7. Oats lessen post-menopausal diseases
Post-menopausal women are at high risk of different diseases due to the decrease of estrogen hormones in their bodies. However, eating whole oats every day is found to improve their protection against heart ailments, stroke, and osteoporosis because of the food’s rich antioxidant and immune-boosting nutrients.
8. Eating whole oats induces peaceful sleep
Oats have several compounds that can ease chronic physical fatigue, insomnia, emotional stress, and their related symptoms, helping both your mind and body to relax. They have rich amino acids like tryptophan, beta-glucans, and vitamin B-6, all of which aid in calming neural pathways and sedating your brain.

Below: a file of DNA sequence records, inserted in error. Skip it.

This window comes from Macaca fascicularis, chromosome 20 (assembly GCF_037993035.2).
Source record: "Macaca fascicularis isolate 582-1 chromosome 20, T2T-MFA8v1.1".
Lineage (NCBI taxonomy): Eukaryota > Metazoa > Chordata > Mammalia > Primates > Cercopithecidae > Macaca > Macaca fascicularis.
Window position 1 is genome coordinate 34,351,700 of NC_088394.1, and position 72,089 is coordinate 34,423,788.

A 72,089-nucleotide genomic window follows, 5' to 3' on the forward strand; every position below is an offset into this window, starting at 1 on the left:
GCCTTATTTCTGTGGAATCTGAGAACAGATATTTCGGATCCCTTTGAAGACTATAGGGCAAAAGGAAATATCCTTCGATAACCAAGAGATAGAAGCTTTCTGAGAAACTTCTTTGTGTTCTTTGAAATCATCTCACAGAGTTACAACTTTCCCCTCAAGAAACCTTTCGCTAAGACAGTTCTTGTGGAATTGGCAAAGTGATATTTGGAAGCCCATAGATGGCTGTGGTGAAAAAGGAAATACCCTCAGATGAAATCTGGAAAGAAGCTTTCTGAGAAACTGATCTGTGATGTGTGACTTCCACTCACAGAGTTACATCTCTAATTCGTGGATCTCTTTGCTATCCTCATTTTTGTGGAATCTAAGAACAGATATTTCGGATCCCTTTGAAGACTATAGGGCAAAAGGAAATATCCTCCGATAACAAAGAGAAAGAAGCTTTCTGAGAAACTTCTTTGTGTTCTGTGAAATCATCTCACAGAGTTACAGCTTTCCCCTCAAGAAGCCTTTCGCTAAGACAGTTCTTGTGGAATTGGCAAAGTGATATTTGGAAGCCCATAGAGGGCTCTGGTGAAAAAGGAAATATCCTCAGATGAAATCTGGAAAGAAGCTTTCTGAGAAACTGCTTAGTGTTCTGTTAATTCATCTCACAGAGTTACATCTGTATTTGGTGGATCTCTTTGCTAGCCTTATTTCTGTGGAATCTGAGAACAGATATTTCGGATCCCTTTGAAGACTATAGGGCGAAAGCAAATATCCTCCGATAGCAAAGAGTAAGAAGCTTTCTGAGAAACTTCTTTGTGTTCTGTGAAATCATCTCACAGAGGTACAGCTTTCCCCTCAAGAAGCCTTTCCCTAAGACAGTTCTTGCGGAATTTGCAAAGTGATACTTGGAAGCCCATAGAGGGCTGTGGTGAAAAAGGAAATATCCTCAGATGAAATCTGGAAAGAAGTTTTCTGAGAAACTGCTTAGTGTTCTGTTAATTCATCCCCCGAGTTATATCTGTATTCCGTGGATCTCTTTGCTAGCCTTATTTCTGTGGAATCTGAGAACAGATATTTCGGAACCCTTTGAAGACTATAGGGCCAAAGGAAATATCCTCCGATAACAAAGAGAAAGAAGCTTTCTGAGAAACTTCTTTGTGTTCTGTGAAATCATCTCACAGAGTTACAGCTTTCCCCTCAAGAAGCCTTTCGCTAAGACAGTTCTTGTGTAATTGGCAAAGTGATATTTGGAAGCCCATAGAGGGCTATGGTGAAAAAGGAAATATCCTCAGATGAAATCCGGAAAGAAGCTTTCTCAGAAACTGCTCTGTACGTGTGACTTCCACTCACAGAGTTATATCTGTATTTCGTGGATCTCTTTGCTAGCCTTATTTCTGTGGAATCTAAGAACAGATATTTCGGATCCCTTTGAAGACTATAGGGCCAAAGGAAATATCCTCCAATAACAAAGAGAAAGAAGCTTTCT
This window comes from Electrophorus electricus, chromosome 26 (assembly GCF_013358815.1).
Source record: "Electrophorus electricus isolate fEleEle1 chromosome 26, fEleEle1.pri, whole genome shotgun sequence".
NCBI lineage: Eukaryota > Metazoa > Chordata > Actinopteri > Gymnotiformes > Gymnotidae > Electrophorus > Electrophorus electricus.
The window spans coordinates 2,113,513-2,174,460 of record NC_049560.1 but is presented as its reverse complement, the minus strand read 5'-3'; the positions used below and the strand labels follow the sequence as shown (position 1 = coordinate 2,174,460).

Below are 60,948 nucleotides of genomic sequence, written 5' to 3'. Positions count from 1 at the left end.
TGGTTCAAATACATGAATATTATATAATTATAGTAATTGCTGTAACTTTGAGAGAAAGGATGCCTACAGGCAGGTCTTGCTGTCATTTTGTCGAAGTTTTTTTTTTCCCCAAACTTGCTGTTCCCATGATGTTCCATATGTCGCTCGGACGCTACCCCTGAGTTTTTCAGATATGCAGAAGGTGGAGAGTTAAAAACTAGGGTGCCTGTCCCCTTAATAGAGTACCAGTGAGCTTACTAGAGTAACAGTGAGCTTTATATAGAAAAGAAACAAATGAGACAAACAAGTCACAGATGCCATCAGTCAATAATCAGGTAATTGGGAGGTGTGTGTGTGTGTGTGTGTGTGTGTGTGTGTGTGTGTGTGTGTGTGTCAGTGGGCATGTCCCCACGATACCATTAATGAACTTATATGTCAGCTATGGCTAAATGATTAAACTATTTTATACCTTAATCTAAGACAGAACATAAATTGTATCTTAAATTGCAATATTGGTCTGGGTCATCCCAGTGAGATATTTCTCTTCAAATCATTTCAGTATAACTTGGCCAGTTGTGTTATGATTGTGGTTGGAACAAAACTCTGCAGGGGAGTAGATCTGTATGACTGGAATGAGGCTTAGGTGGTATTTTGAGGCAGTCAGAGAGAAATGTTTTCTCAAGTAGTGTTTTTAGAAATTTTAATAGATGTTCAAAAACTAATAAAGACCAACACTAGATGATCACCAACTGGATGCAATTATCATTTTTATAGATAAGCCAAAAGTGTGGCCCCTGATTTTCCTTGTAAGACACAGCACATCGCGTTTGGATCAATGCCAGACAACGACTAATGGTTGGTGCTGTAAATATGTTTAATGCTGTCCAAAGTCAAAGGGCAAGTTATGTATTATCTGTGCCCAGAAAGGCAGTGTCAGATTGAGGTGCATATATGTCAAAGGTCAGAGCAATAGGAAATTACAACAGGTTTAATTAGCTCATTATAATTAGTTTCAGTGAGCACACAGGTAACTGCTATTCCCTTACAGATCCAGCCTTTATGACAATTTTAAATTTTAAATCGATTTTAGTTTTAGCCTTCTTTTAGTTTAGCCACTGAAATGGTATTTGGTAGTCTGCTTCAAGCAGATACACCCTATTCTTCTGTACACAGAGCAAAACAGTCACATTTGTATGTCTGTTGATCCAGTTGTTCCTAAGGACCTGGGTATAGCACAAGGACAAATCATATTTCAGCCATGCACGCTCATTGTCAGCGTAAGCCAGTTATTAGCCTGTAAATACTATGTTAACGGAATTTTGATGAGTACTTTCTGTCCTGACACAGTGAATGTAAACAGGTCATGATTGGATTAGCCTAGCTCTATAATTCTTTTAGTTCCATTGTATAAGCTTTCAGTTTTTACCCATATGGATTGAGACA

9. Dietary oats support weight loss
It is already mentioned that fiber-dense and low-calorie oats can boost satiety, making you feel full for longer periods and restraining binge-eating, as well as cravings. With this, pure cooked oatmeal is extremely recommended for individuals who want to lose and maintain weight while still getting enough energy, nutrients, and protection against metabolic disorders.
10. Whole oats provide numerous skin benefits
While ingesting oats brings various perks for the body, topical application of the whole grains is found to soothe numerous skin conditions like itching, irritation from poison ivy, acne, chickenpox, dermatitis, and stress rashes. Oats’ antioxidant, anti-inflammatory, antimicrobial, and anti-aging properties work altogether in eliminating pathogenic infections, moisturizing dead cells, and warding off free radical, pollution, and UV damages from your skin.